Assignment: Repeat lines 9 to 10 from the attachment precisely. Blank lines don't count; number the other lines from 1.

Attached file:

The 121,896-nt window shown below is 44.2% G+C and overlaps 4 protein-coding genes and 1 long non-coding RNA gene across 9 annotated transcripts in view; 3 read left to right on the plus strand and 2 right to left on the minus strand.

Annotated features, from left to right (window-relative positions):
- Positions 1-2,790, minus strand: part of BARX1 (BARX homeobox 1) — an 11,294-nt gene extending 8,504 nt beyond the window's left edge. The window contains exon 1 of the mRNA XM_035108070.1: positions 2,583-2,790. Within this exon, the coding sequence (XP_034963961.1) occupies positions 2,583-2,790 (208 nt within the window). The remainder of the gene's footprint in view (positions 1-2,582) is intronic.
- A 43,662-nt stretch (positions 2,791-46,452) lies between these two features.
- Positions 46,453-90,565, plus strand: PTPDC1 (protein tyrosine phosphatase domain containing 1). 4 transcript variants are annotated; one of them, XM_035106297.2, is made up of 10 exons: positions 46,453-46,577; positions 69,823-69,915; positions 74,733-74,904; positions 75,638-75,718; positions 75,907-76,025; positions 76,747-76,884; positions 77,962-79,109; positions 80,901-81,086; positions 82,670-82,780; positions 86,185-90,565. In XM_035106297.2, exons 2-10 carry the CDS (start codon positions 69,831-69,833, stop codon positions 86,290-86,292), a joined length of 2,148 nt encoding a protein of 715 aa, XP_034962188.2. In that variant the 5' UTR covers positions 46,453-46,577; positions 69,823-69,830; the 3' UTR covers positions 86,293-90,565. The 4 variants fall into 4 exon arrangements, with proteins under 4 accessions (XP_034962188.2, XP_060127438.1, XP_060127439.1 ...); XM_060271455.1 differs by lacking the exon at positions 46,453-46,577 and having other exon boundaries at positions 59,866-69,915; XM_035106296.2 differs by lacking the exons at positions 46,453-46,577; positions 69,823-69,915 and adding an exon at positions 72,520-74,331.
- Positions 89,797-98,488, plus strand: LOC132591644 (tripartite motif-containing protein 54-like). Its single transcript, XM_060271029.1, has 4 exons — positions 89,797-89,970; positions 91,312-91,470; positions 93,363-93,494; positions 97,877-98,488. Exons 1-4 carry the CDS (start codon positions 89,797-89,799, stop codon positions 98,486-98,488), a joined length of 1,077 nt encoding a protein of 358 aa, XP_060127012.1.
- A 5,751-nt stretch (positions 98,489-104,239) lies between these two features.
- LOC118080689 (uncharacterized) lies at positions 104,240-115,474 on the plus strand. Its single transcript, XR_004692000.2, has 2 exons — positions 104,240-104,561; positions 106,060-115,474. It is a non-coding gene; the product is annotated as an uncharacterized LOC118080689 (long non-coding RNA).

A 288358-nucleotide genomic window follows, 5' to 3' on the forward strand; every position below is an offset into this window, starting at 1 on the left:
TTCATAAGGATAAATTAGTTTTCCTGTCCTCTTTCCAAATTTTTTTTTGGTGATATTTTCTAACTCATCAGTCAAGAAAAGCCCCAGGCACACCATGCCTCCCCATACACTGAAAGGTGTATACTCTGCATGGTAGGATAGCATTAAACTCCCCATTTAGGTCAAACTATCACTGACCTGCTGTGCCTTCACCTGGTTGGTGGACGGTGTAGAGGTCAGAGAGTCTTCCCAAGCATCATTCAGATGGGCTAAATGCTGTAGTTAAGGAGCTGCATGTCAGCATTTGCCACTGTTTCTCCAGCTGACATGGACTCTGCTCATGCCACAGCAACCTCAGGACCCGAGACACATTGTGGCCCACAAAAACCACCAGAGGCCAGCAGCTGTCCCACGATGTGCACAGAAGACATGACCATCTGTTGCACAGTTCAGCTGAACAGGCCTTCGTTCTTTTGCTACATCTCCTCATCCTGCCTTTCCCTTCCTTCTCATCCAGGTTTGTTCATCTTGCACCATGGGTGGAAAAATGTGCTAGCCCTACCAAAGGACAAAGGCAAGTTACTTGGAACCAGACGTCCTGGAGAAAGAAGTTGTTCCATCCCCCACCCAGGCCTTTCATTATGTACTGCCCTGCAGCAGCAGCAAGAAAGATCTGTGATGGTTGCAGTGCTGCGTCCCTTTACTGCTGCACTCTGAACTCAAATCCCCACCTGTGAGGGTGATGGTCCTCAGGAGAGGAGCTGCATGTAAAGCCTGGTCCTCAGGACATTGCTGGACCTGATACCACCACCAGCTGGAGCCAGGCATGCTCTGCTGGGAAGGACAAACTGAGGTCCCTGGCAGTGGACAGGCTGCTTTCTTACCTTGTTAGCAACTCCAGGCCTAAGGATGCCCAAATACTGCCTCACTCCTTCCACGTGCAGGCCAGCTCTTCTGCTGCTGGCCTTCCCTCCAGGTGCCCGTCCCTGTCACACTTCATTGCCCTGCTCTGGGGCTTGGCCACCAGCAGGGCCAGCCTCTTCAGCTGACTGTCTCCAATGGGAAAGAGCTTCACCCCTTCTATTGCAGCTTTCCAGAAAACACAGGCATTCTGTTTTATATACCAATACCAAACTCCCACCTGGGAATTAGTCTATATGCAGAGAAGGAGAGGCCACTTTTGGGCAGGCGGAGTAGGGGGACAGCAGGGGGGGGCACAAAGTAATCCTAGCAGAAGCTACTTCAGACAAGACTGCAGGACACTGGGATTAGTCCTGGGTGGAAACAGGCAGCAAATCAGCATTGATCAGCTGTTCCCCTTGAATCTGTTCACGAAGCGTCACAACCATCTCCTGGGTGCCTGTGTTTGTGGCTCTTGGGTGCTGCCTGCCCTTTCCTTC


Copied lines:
A 288358-nucleotide genomic window follows, 5' to 3' on the forward strand; every position below is an offset into this window, starting at 1 on the left:
TTCATAAGGATAAATTAGTTTTCCTGTCCTCTTTCCAAATTTTTTTTTGGTGATATTTTCTAACTCATCAGTCAAGAAAAGCCCCAGGCACACCATGCCTCCCCATACACTGAAAGGTGTATACTCTGCATGGTAGGATAGCATTAAACTCCCCATTTAGGTCAAACTATCACTGACCTGCTGTGCCTTCACCTGGTTGGTGGACGGTGTAGAGGTCAGAGAGTCTTCCCAAGCATCATTCAGATGGGCTAAATGCTGTAGTTAAGGAGCTGCATGTCAGCATTTGCCACTGTTTCTCCAGCTGACATGGACTCTGCTCATGCCACAGCAACCTCAGGACCCGAGACACATTGTGGCCCACAAAAACCACCAGAGGCCAGCAGCTGTCCCACGATGTGCACAGAAGACATGACCATCTGTTGCACAGTTCAGCTGAACAGGCCTTCGTTCTTTTGCTACATCTCCTCATCCTGCCTTTCCCTTCCTTCTCATCCAGGTTTGTTCATCTTGCACCATGGGTGGAAAAATGTGCTAGCCCTACCAAAGGACAAAGGCAAGTTACTTGGAACCAGACGTCCTGGAGAAAGAAGTTGTTCCATCCCCCACCCAGGCCTTTCATTATGTACTGCCCTGCAGCAGCAGCAAGAAAGATCTGTGATGGTTGCAGTGCTGCGTCCCTTTACTGCTGCACTCTGAACTCAAATCCCCACCTGTGAGGGTGATGGTCCTCAGGAGAGGAGCTGCATGTAAAGCCTGGTCCTCAGGACATTGCTGGACCTGATACCACCACCAGCTGGAGCCAGGCATGCTCTGCTGGGAAGGACAAACTGAGGTCCCTGGCAGTGGACAGGCTGCTTTCTTACCTTGTTAGCAACTCCAGGCCTAAGGATGCCCAAATACTGCCTCACTCCTTCCACGTGCAGGCCAGCTCTTCTGCTGCTGGCCTTCCCTCCAGGTGCCCGTCCCTGTCACACTTCATTGCCCTGCTCTGGGGCTTGGCCACCAGCAGGGCCAGCCTCTTCAGCTGACTGTCTCCAATGGGAAAGAGCTTCACCCCTTCTATTGCAGCTTTCCAGAAAACACAGGCATTCTGTTTTATATACCAATACCAAACTCCCACCTGGGAATTAGTCTATATGCAGAGAAGGAGAGGCCACTTTTGGGCAGGCGGAGTAGGGGGACAGCAGGGGGGGGCACAAAGTAATCCTAGCAGAAGCTACTTCAGACAAGACTGCAGGACACTGGGATTAGTCCTGGGTGGAAACAGGCAGCAAATCAGCATTGATCAGCTGTTCCCCTTGAATCTGTTCACGAAGCGTCACAACCATCTCCTGGGTGCCTGTGTTTGTGGCTCTTGGGTGCTGCCTGCCCTTTCCTTC